The Tool, when finalised, would serve as a guide for use by metropolitan, municipal and district assemblies (MMDAs), the ministries, departments and agencies (MDAs), as well as the private sector in writing their respective reports on their implementation of anti-corruption activities, using the Indicator Data Collection and Reporting Tool.
About 80 participants, including representatives from MMDAs, MDAs, civil society, security services, political parties and the private sector, would validate and input into the revised NACAP Reporting Tool for 2016.
Mr Charles Ayamdoo, the Director of Anti-Corruption at the Commission on Human Rights and Administrative Justice, at the opening on Wednesday, said the workshop was important following the gaps that were identified in the previous reports of MDAs and MMDAs submitted to the Commission.
According to him even though the CHRAJ had provided a prior training for all the key implementers of the Plan to build their capacities in the implementation of their roles under NACAP, only 19 out of the 43 institutions trained could submit their reports to the CHRAJ with copies to the Office of the President.
He said gaps such as the inadequate knowledge and capacity to use the Tool, as well as funding challenges were identified as some major setbacks to the smooth implementation of the Plan by the various implementing agencies.
He said most of those institutions fell short of the demands and procedures required for writing the NACAP reports, while others failed to submit their reports before the deadline.
Mr Ayamdoo said President Mahama has, however, emphasised the participation of all institutions in the implementation of the NACAP as a major step towards uprooting the corruption canker from the society, and has, therefore, issued a query to institutions who failed to submit their 2015 Reports, threatening to crack the whip if they did not yield to the regulations.
Ms Edna Degbe, a Principal Investigator with CHRAJ, in an overview of the NACAP, said it was adopted in July 2014 for implementation by stakeholders, which include public, private and not-for-profit organisations.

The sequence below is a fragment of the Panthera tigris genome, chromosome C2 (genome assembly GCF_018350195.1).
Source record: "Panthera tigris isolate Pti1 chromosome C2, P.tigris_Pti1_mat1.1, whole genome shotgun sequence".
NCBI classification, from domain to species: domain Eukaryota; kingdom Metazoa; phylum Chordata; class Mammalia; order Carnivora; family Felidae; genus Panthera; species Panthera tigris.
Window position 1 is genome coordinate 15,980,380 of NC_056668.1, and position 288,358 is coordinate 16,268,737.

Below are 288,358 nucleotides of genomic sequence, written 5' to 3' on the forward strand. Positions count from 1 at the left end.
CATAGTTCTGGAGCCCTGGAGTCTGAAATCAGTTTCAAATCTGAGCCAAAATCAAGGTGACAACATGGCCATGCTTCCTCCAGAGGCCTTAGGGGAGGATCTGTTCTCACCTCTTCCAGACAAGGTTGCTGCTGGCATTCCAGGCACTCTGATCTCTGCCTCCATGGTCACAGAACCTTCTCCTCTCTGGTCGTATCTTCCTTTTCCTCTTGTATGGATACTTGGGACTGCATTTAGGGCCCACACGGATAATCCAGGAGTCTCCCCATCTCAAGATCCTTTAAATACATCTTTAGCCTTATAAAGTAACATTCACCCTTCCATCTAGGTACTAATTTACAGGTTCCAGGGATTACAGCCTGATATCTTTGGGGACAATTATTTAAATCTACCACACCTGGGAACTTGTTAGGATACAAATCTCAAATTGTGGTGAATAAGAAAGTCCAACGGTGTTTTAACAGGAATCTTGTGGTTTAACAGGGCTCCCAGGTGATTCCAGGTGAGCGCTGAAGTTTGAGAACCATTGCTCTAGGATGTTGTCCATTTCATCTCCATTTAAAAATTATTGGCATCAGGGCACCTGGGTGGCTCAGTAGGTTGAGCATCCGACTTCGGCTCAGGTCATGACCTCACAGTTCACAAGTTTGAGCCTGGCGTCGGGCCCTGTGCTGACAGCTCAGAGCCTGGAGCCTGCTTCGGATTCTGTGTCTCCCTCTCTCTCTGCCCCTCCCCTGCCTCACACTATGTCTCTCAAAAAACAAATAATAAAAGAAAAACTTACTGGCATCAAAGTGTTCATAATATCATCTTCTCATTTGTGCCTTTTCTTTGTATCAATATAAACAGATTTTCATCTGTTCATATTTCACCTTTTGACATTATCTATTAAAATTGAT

She said following its adoption, a directive from the Office of the President was issued, making all heads of institutions and leadership at all levels responsible for the oversight of the implementation of anti-corruption activities, taking into account budgeting and quarterly reports to the Monitoring and Evaluation Committee at CHRAJ, with copies to the Office of the President.
The NACAP, she said, had four strategic objectives which involved capacity building to condemn and fight corruption, making it a high-risk and low-gain activity; to institutionalise efficiency, accountability and transparency in the public, private and not-for-profit sectors.
It is also to engage individuals, media and civil society organisations in reporting and combating corruption and to conduct effective investigations and prosecutions of corrupt conduct.
Ms Degbe said to assist in the assessment of the output of the implementation of the activities and generally track the progress of implementation of the NACAP in 2016, specific indicators had been developed under the four strategic objectives of the Plan to suit the separate activities of institutions.